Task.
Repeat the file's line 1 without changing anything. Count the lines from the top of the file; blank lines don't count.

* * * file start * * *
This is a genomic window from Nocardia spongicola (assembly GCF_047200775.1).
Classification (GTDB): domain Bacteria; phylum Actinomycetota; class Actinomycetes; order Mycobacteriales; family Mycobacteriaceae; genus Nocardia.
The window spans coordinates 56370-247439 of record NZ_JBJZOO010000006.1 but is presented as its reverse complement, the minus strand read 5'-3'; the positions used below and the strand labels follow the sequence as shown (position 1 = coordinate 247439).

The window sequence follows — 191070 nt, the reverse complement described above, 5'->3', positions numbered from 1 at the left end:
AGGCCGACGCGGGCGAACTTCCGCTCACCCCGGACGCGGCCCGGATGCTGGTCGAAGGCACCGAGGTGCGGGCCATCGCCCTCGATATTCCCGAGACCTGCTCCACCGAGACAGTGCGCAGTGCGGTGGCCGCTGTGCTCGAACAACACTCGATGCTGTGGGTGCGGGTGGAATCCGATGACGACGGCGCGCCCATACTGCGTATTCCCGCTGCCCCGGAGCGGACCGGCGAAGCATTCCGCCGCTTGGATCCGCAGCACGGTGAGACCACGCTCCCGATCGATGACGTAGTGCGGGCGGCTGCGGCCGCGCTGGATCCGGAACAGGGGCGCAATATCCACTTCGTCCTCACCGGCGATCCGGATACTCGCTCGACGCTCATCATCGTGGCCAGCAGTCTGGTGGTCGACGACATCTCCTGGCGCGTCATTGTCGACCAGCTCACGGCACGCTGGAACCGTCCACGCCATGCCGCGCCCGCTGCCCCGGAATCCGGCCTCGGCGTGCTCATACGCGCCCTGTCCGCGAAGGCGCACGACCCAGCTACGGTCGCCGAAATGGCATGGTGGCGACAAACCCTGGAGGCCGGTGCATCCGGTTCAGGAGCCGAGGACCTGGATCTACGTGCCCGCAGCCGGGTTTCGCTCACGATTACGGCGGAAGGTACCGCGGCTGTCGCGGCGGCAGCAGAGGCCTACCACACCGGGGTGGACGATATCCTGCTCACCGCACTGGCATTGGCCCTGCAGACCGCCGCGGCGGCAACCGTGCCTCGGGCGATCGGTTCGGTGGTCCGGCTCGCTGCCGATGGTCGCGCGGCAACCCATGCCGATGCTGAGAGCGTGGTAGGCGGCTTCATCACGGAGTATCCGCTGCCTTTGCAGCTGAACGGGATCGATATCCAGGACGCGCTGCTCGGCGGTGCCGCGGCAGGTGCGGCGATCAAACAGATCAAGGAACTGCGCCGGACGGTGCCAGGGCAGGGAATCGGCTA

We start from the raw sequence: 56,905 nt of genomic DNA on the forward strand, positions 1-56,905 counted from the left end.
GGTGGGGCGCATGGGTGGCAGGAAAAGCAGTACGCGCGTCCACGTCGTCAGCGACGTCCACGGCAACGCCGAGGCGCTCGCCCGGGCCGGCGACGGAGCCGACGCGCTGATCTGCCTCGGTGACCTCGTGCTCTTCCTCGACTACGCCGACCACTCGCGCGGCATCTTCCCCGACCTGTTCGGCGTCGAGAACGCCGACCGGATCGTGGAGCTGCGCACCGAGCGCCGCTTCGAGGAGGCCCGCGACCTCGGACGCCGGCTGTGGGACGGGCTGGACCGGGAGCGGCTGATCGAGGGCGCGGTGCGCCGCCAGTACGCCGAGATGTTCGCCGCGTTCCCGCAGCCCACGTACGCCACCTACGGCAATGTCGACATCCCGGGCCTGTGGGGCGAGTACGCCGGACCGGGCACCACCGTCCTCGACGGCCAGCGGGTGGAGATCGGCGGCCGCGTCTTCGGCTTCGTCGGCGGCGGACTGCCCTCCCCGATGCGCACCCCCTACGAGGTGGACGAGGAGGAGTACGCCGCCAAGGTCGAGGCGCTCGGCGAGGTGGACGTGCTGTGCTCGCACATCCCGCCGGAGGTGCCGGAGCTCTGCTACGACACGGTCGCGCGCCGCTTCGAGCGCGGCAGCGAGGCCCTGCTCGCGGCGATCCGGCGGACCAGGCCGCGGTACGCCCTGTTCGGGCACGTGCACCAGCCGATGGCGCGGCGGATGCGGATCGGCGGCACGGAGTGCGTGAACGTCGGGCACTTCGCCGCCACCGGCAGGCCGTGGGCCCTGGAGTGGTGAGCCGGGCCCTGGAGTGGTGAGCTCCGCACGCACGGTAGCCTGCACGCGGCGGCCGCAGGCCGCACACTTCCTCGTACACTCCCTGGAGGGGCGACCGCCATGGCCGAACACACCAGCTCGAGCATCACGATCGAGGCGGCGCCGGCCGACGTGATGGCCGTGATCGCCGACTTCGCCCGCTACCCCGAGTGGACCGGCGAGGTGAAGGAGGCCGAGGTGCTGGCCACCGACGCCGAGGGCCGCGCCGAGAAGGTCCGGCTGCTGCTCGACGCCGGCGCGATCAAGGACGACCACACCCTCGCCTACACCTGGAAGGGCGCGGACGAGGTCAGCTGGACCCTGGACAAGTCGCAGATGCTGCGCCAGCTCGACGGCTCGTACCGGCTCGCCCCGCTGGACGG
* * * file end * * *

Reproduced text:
This is a genomic window from Nocardia spongicola (assembly GCF_047200775.1).